Desplazamiento new project of Maider Lopez in MARCO Museum of Vigo




Almost no one notices the walls of the museums, its height, size ... and this is the reason why the artist Maider Lopez has shifted them, as she did in October 2015 in Koldo Michelena Kulturunea, creating a new layout with new little walls of about 50 cm high that displace the plant about 217cm. With "Desplazamiento", Maider reinvents the building foundation and, therefore, how to move in it.





This intervention in the space of the Museum of Contemporary Art, MARCO of Vigo, is completed with two audiovisual works designed for space and with a retrospective of the Basque artist who revises her work in recent years, in which everyday actions and common realities are questioned . "The urban space and natural landscape are dislocated through strategies that alter habits and relationships, creating new spaces or situations, new rules of the game, inviting us to rethink our environment," says the press release of MARCO.





For the artist, "Shift means to move or pull someone or something in a place" but the displacement is a resource to create situations of estrangement and to generate a new mental place to confront our preconceived ideas.





As the text "Revealing the connections of reality" of the writer Fulya Erdemci says Maider López lets us experience with the state of things by subtle changes, small changes and movements in order: "Through details of life everyday, the spaces around us or trivial and ordinary relationships between people, we can understand the structure and order of things and we become aware of its fragility, understanding that could easily be otherwise. "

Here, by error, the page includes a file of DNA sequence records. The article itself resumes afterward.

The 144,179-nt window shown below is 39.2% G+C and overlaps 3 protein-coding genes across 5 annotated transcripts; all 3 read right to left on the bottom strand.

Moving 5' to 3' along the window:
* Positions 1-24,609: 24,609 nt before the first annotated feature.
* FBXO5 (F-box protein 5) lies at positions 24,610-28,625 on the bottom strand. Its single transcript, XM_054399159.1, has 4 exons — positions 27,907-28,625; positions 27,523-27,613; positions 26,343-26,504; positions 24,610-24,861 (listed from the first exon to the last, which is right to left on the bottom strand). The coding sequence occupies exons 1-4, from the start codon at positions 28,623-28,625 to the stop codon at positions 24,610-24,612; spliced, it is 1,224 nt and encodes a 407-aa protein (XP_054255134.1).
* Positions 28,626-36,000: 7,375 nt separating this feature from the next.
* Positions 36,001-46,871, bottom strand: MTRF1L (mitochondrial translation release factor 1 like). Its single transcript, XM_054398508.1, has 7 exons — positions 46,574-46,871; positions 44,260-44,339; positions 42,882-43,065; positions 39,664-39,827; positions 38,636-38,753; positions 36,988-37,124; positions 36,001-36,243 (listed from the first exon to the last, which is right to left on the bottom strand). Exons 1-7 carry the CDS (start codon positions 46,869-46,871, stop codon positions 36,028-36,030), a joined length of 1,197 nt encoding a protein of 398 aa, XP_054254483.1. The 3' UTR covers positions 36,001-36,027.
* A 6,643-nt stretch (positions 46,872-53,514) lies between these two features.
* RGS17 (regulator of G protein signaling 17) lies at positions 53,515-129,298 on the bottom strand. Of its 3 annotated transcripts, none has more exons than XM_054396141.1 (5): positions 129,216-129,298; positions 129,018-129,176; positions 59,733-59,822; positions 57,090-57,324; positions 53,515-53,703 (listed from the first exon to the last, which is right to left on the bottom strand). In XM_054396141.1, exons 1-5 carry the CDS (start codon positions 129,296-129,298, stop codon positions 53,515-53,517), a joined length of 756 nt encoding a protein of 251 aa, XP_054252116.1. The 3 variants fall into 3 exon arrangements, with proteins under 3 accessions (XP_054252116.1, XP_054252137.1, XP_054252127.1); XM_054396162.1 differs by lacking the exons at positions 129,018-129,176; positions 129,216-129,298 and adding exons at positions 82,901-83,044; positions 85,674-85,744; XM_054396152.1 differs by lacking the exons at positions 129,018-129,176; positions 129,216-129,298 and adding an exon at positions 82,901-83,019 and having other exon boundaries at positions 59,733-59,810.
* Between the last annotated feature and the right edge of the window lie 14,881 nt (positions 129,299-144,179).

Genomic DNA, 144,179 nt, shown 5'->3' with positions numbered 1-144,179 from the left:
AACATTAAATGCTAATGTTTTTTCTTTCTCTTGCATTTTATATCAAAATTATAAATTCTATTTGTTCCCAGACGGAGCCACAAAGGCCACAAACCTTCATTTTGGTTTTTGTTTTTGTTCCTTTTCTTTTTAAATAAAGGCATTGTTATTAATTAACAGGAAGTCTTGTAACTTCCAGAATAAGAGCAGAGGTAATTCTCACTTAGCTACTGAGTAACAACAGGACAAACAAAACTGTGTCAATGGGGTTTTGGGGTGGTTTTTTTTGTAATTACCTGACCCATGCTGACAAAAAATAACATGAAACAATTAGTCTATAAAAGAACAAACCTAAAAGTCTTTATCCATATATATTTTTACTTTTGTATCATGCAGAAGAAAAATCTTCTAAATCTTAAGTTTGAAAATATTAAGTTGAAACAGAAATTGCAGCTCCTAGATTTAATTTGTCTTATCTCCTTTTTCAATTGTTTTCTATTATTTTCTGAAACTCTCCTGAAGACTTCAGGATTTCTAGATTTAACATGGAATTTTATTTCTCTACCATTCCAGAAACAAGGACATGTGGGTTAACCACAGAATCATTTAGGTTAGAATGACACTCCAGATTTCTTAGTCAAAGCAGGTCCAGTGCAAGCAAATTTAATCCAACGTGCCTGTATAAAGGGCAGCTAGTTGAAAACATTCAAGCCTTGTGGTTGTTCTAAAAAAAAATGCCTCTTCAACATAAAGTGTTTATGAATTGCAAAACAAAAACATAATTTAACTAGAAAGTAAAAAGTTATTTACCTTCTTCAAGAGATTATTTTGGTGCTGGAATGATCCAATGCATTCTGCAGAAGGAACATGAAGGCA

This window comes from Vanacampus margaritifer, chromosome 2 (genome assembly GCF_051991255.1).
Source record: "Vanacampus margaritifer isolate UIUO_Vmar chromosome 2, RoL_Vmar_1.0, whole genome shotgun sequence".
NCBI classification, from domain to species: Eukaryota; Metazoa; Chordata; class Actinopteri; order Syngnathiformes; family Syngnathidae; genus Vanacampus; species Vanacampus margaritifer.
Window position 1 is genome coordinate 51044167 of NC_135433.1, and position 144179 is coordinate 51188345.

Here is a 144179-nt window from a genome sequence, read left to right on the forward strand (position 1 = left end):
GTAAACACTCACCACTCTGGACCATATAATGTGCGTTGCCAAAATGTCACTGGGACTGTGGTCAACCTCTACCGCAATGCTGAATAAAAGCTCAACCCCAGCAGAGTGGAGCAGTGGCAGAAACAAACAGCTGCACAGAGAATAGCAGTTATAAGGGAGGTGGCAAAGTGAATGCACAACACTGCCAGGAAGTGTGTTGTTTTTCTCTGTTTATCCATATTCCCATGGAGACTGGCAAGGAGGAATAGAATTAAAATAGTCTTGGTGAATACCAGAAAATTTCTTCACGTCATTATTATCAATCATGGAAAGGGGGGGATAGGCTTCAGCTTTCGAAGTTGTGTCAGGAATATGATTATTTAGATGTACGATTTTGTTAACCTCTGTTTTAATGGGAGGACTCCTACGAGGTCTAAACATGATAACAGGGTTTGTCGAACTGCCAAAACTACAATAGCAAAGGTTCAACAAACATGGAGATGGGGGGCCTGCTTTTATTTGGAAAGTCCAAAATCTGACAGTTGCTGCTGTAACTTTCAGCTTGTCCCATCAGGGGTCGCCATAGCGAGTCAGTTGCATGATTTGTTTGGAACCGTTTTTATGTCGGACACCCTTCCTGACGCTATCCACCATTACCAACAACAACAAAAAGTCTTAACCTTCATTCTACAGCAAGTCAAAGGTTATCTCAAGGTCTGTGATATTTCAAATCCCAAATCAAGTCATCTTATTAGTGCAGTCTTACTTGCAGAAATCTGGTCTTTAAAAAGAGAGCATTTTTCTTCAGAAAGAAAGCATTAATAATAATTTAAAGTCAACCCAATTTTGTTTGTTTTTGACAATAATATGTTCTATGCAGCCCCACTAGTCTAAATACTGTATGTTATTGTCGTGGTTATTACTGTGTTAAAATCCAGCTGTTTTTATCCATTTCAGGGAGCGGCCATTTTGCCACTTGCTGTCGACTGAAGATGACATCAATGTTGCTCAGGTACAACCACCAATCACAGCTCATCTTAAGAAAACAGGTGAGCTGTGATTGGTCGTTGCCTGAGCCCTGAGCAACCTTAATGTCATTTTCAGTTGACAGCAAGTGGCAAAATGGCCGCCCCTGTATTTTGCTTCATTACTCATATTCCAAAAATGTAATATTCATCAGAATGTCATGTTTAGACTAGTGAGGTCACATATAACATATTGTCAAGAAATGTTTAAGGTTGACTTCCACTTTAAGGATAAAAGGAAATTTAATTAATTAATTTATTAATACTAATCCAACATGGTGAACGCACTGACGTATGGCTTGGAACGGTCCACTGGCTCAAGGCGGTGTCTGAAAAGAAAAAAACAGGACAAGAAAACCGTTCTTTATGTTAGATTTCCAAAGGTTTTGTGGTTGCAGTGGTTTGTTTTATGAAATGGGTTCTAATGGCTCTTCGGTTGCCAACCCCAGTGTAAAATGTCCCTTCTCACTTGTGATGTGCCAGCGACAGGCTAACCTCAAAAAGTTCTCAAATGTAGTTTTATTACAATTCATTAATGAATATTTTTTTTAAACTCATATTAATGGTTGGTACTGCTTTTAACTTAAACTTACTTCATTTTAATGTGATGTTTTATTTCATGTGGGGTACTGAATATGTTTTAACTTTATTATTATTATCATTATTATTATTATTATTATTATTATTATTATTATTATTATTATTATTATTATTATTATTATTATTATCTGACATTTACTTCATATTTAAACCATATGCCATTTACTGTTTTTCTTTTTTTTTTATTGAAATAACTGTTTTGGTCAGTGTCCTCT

"Desplazamiento" will be in the MARCO of Vigo until 18 September 2016.


The CEART opens this Thursday, November 14th in the room A an exhibition dedicated to this master of photography, which will be open to the public until February 9th. The show includes one of the artist's latest projects, focused on the hard work carried out by the miners of Serra Pelada, an open gold mine in the heart of Brazil where employees daily risked their lives.

Immigration, poverty, marginal life, slave labour, man's relationship with the land, the use of natural resources... are issues that have always fascinated Salgado. From the beginning of his career as a photographer, his work has opted to give visibility to the most disadvantaged groups and to create with his images a vivid and impressive visual story without fakes. With a raw black and white, this author's work transits between photo-reportage and naturalistic photography.

And the idea that permeates all his work is human dignity. Salgado portrays employees, miners and gatherers from a purely humanistic approach that wants to value their integrity, their strength and their resilience.

“If you photograph a human, so that he is not represented in a noble way, there is no reason to take the picture. That is my way of seeing things.”

Salgado entered this discipline long after completing his studies in economics between Brazil and the United States, and a doctorate in statistics in France. But in 1973 his life took a turn, and he decided to start his career as a photographer. He achieved to work at the Gamma Agency and Magnum Photos for more than 15 years until in 1994 he founded his own agency “Amazonas Imagen”.

With the “Gold” project, the photographer portrays a harsh reality that takes place in the Serra Pelada mine, a name given to a totally devastated and anarchically excavated mining enclave, the world's largest open-pit gold mine, through which more than 50,000 people have passed. In the heat of the legends about the mysterious “El Dorado”, the enthusiasm for this precious metal led to the development of strenuous exploitation practices for the workers and to originate tales of grief and glory, of human victory and defeat between the soil, the tunnels and the cargo baskets.

The CEART exhibition brings together Salgado's full portfolio in his characteristical black and white and large-format photographs that leave no one indifferent.